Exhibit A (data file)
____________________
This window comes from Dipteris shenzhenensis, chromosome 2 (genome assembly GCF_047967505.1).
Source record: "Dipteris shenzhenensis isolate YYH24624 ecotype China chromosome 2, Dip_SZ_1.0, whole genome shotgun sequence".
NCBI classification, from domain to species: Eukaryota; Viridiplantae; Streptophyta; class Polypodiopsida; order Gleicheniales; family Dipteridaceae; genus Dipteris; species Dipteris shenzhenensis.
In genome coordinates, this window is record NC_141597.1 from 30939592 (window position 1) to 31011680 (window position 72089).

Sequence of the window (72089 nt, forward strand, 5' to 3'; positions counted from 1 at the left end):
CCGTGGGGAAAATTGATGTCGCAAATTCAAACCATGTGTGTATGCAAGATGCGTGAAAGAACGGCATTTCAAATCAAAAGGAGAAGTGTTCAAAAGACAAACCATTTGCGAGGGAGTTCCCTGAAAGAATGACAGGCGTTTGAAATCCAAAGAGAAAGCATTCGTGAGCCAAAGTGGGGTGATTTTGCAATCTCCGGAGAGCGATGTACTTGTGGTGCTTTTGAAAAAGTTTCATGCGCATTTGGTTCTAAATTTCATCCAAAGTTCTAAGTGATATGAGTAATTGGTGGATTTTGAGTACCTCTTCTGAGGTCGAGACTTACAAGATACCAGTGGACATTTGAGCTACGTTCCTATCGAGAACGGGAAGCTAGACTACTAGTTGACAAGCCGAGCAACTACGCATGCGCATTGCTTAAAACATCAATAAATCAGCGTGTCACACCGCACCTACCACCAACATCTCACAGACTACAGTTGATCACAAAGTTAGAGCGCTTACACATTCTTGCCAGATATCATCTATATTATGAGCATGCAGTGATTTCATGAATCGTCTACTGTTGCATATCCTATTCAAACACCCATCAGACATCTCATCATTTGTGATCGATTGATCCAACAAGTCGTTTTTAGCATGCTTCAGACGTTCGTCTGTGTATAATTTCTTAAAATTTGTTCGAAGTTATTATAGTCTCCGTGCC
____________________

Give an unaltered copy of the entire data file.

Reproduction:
This window comes from Dipteris shenzhenensis, chromosome 2 (genome assembly GCF_047967505.1).
Source record: "Dipteris shenzhenensis isolate YYH24624 ecotype China chromosome 2, Dip_SZ_1.0, whole genome shotgun sequence".
NCBI classification, from domain to species: Eukaryota; Viridiplantae; Streptophyta; class Polypodiopsida; order Gleicheniales; family Dipteridaceae; genus Dipteris; species Dipteris shenzhenensis.
In genome coordinates, this window is record NC_141597.1 from 30939592 (window position 1) to 31011680 (window position 72089).

Sequence of the window (72089 nt, forward strand, 5' to 3'; positions counted from 1 at the left end):
CCGTGGGGAAAATTGATGTCGCAAATTCAAACCATGTGTGTATGCAAGATGCGTGAAAGAACGGCATTTCAAATCAAAAGGAGAAGTGTTCAAAAGACAAACCATTTGCGAGGGAGTTCCCTGAAAGAATGACAGGCGTTTGAAATCCAAAGAGAAAGCATTCGTGAGCCAAAGTGGGGTGATTTTGCAATCTCCGGAGAGCGATGTACTTGTGGTGCTTTTGAAAAAGTTTCATGCGCATTTGGTTCTAAATTTCATCCAAAGTTCTAAGTGATATGAGTAATTGGTGGATTTTGAGTACCTCTTCTGAGGTCGAGACTTACAAGATACCAGTGGACATTTGAGCTACGTTCCTATCGAGAACGGGAAGCTAGACTACTAGTTGACAAGCCGAGCAACTACGCATGCGCATTGCTTAAAACATCAATAAATCAGCGTGTCACACCGCACCTACCACCAACATCTCACAGACTACAGTTGATCACAAAGTTAGAGCGCTTACACATTCTTGCCAGATATCATCTATATTATGAGCATGCAGTGATTTCATGAATCGTCTACTGTTGCATATCCTATTCAAACACCCATCAGACATCTCATCATTTGTGATCGATTGATCCAACAAGTCGTTTTTAGCATGCTTCAGACGTTCGTCTGTGTATAATTTCTTAAAATTTGTTCGAAGTTATTATAGTCTCCGTGCC